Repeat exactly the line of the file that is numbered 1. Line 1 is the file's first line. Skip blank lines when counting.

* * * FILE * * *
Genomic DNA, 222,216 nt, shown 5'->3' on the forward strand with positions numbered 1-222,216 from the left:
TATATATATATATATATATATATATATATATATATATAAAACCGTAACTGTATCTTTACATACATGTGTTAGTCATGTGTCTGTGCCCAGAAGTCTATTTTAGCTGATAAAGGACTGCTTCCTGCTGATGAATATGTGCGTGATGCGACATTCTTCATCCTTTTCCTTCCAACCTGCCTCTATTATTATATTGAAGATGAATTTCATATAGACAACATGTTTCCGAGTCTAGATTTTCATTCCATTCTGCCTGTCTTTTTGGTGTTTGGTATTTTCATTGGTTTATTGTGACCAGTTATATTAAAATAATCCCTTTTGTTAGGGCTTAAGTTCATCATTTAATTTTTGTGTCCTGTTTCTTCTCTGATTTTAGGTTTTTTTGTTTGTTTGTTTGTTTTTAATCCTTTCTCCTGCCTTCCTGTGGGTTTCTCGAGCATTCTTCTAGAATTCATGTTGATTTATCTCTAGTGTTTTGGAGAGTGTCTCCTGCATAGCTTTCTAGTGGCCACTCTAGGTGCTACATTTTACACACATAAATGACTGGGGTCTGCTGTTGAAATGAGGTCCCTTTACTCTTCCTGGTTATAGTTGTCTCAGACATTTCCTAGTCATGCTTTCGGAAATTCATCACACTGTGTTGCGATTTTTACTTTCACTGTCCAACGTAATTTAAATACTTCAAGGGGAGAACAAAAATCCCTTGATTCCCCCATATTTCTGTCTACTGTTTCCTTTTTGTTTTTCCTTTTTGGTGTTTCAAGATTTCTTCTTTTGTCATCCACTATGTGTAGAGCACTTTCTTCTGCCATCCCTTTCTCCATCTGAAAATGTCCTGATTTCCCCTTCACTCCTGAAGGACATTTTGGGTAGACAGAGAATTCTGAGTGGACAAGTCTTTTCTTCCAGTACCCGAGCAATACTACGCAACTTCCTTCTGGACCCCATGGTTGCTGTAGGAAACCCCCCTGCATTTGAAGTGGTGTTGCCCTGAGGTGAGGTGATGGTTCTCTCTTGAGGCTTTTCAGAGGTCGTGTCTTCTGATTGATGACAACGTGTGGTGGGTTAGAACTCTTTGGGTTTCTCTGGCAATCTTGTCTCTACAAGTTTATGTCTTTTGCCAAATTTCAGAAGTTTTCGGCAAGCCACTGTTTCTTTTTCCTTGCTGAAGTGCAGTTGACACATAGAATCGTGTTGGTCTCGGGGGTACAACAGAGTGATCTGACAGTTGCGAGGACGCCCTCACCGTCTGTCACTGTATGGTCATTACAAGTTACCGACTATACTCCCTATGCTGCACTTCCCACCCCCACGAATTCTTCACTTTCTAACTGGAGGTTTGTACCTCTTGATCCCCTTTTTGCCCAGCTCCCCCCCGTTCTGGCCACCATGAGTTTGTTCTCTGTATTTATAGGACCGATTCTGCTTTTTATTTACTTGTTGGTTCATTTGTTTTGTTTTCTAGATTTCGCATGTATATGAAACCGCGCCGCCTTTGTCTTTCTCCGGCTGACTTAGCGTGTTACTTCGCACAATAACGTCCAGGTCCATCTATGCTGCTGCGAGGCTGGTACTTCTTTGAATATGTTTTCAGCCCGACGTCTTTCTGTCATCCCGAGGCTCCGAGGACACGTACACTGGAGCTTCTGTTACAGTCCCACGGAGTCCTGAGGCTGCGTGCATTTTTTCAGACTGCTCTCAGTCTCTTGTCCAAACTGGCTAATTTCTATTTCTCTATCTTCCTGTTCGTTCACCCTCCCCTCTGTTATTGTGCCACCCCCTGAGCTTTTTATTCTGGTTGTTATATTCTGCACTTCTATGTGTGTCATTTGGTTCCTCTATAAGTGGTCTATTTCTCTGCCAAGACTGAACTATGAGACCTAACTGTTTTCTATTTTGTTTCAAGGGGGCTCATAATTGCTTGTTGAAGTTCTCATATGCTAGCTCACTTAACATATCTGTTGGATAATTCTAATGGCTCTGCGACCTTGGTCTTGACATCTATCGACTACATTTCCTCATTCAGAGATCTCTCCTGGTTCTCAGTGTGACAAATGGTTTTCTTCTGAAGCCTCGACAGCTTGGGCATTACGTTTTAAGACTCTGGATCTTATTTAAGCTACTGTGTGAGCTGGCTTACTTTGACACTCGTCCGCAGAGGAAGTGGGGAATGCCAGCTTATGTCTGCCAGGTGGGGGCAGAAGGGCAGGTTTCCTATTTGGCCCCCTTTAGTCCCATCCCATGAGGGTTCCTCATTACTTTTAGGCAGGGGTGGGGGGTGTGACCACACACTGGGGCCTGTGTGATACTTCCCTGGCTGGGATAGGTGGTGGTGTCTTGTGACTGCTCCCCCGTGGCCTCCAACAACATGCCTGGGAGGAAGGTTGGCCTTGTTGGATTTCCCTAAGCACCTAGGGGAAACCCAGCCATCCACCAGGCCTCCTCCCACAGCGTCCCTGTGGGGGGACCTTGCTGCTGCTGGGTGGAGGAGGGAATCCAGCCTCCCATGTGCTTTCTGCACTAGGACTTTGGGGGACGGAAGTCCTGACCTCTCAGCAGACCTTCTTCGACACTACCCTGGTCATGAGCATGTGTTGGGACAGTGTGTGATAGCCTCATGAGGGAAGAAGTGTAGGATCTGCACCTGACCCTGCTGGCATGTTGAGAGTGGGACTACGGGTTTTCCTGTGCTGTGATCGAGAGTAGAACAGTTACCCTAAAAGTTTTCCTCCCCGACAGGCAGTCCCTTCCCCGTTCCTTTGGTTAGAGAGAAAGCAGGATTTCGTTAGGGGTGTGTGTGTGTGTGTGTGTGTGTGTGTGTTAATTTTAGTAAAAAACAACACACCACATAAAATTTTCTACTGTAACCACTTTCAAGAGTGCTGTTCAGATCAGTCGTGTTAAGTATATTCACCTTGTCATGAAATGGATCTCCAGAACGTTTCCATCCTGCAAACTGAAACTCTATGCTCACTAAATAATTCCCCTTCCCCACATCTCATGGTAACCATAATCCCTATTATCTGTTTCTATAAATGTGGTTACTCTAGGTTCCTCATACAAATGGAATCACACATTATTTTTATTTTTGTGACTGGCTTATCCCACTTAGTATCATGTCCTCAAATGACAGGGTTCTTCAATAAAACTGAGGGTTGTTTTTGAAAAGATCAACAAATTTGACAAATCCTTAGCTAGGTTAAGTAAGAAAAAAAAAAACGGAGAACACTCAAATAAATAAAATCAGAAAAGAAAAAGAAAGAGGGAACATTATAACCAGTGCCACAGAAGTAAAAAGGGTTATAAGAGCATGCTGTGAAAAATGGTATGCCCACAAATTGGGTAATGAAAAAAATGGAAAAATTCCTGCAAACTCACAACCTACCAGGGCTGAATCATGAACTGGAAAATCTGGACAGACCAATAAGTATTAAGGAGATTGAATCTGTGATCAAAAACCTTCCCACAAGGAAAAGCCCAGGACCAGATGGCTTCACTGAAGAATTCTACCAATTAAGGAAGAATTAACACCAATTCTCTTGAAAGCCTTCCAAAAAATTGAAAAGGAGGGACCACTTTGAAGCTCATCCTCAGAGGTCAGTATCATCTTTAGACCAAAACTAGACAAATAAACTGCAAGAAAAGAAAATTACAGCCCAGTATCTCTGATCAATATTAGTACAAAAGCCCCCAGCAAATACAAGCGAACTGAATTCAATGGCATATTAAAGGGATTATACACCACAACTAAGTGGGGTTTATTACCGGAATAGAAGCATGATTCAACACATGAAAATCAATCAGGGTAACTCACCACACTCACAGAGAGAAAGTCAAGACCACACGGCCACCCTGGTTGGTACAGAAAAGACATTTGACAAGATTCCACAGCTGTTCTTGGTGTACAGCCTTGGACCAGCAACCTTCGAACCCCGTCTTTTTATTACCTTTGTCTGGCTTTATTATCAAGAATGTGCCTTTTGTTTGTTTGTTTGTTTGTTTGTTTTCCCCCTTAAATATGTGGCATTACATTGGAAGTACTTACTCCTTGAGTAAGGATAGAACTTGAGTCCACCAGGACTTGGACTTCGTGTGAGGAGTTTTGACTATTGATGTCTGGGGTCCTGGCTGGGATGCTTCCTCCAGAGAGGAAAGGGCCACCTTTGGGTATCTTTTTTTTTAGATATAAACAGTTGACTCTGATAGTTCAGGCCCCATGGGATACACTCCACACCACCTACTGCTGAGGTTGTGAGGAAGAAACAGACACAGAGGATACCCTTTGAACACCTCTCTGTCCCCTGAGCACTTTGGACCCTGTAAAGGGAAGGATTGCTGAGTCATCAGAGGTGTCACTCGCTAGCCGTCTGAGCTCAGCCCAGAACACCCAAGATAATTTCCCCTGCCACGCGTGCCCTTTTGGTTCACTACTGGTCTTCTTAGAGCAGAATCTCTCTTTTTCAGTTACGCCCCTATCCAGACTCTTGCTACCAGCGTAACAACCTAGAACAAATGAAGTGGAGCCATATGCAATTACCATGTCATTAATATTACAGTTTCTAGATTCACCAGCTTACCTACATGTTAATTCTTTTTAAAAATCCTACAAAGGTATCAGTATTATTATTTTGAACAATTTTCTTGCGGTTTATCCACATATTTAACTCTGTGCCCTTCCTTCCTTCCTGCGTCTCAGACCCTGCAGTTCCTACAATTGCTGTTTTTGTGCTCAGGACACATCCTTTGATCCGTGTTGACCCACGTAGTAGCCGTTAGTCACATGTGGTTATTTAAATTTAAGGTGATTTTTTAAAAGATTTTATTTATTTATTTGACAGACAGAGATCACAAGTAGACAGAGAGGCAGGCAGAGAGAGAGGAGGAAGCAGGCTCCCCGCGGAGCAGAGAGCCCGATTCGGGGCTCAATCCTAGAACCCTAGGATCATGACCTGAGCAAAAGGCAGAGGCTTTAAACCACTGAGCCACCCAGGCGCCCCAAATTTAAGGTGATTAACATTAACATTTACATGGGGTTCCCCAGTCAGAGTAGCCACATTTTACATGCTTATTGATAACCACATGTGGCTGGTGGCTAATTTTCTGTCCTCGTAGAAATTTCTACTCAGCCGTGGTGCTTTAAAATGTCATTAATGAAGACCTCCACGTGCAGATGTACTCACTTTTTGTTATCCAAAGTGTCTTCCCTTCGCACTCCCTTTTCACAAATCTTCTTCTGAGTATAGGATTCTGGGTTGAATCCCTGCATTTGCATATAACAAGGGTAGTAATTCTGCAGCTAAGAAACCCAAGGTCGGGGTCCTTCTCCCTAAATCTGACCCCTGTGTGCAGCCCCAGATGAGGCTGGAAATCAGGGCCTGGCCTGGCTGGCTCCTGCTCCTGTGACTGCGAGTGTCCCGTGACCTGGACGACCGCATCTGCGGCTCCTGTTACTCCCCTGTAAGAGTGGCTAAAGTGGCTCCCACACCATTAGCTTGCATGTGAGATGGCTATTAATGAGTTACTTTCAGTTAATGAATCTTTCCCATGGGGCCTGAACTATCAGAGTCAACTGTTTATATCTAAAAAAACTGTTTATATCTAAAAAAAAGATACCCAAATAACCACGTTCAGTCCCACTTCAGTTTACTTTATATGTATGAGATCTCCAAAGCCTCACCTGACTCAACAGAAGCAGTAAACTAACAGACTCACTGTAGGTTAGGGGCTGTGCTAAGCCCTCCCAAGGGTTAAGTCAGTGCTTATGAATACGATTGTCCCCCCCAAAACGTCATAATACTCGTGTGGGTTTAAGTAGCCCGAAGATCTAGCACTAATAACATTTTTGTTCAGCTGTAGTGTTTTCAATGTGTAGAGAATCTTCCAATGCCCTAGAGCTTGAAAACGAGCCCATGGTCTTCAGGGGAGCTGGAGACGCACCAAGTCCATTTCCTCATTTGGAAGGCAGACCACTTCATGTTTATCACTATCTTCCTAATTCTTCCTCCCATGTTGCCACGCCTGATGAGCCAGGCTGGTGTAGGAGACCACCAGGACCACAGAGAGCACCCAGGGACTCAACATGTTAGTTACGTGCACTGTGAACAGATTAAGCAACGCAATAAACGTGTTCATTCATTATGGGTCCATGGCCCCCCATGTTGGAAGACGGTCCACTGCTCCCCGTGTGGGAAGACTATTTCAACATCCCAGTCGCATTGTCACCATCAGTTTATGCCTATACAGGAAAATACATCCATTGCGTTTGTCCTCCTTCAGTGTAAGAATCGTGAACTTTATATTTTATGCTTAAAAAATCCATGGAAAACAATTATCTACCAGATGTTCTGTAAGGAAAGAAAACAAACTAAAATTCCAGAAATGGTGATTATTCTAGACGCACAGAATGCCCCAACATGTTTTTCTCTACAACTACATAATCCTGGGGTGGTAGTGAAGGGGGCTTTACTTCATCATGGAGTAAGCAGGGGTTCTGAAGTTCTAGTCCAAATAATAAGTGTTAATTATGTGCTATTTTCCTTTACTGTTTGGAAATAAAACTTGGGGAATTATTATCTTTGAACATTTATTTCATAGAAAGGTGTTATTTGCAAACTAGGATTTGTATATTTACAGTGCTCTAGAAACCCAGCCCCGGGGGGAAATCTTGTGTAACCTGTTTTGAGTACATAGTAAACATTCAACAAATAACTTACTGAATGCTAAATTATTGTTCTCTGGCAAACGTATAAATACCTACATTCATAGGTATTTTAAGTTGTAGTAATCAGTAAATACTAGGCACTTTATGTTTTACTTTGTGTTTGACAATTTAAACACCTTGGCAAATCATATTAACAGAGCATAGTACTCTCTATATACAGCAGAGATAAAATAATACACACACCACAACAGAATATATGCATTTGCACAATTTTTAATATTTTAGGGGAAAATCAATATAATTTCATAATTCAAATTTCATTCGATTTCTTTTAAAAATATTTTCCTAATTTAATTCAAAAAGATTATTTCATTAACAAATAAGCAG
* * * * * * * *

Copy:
Genomic DNA, 222,216 nt, shown 5'->3' on the forward strand with positions numbered 1-222,216 from the left: